Defending against drone threats is a hell of a job for the Ministry of Defence (The Netherlands)

The hunt for enemy drones requires more attention from the Ministry of Defence. From 1 June there will therefore be an official counter-drone unit. During Zelensky’s visit last May, that unit was already active.
Stefan Keukenkamp, 12:2023, 19 May 53 (UTC)
The SkyWall is a weapon that fires a net, with which drones can be caught. Image Merlin Daleman.

The French general Pierre Schill drives in a column, accompanied by motor vehicles of the military police, over the grounds of the Lieutenant-General Bestkazerne. Outside, the latest gadgets from the counter-drone unit of the Defense Ground-based Air Defense Command (DGLC) shine.

General Schill and his staff are visiting to strengthen ties with the Dutch. They are informed about advanced weapons and detection systems that can be used against attacks by small unmanned aircraft. As the rain clatters on the Defense tent, he looks at the SkyWall, an anti-drone weapon firing a net in which the drone becomes entangled, with a sullen look.

It is not surprising that the French general comes to the North Limburg barracks to look at defense against drone attacks. Since the Russian invasion of Ukraine, the demand for this is more urgent than ever. The Ukrainians must do everything in their power to repel the Russians’ incessant stream of kamikaze drones. The country itself regularly carries out attacks with the small agile aircraft.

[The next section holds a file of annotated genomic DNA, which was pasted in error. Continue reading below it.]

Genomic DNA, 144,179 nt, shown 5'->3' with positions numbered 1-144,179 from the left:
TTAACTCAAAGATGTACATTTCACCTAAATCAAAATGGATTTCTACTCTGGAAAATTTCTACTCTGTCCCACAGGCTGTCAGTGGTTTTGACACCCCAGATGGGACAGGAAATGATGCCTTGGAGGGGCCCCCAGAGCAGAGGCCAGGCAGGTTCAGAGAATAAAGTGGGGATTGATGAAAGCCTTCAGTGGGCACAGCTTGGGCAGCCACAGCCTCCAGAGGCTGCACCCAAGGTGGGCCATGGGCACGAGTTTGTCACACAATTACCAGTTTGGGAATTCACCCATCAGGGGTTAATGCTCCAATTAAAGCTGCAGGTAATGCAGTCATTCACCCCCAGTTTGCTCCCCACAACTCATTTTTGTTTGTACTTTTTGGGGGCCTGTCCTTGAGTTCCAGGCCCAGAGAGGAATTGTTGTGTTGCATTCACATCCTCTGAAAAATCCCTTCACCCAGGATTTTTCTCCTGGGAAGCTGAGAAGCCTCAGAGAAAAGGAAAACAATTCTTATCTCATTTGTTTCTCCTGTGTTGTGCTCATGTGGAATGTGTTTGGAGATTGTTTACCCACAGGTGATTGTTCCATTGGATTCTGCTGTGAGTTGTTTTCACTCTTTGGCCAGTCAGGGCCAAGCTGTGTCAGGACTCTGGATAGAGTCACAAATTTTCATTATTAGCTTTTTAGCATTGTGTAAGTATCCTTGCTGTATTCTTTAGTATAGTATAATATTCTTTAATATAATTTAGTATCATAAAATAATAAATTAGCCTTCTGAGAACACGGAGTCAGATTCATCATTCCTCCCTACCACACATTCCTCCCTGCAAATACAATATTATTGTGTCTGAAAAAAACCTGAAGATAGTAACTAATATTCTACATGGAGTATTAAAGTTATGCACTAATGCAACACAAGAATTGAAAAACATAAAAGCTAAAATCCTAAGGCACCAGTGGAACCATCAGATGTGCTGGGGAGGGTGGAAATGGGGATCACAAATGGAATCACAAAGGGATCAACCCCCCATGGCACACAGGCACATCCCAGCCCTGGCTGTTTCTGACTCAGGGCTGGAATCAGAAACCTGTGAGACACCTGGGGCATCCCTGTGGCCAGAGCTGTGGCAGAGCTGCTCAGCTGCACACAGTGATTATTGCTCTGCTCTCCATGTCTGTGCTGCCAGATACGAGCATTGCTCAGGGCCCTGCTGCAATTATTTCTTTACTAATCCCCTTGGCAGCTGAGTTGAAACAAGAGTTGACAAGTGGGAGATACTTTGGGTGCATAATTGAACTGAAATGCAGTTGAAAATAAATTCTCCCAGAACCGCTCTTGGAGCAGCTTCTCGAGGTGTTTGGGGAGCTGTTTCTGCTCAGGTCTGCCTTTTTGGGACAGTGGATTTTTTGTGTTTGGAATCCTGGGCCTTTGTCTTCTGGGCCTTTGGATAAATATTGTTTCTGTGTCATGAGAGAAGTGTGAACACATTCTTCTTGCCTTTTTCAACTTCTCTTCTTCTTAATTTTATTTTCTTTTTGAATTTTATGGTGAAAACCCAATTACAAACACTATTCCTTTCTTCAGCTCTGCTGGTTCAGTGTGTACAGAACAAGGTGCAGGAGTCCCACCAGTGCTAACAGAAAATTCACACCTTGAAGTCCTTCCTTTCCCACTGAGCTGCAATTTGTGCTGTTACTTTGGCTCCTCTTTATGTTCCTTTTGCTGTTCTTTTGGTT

“There is a drone arms race,”

says Lieutenant Colonel Arjen Nijkamp a little later at the bar in the barracks.


Drones with propaganda notes

It’s a hell of a job to defend against it. The cheap drones come in all shapes and sizes, fast, agile and cheap. From reconnaissance and spy drones to drones with explosives and notes with propaganda.

“We can shoot them down with an advanced missile, but it costs hundreds of thousands of euros each. While a drone costs a few hundred euros.”

Nijkamp is head of the core team, which deals with the defense against unmanned aircraft. From 1 June, this unit will officially be called the counter-drone unit (C-UAS platoon). The developments are difficult for the Ministry of Defence to keep up with, while the risks are increasing.

“It’s tricky, because everyone has access to drones,”

says Nijkamp.

During an exercise in Romania, a soldier from the new counter-drone unit of the Ministry of Defence tests the SkyWall, a weapon to remove drones from the sky. Image Defense.

Contact with the French is important for defence.

“The French are further along than we are,”

says Nijkamp. Soon there will be the Rugby World Cup and next year there will be the Summer Olympics.

“Occasions that may be interesting for people who want to carry out an attack with a drone. It is interesting for the Netherlands to see how they protect these events.”

In the Netherlands, this threat is also lurking. Take major events such as Prinsjesdag, the remembrance of the dead and the visit of Ukrainian President Volodymyr Zelensky to the Netherlands in early May.

The Ministry of Defence is more often asked to support the police in defending against drones around these types of events. The unit has been deployed a number of times in recent years.

“They know how to find us better and better,”

says Nijkamp.

Learn more about SkyWall Patrol
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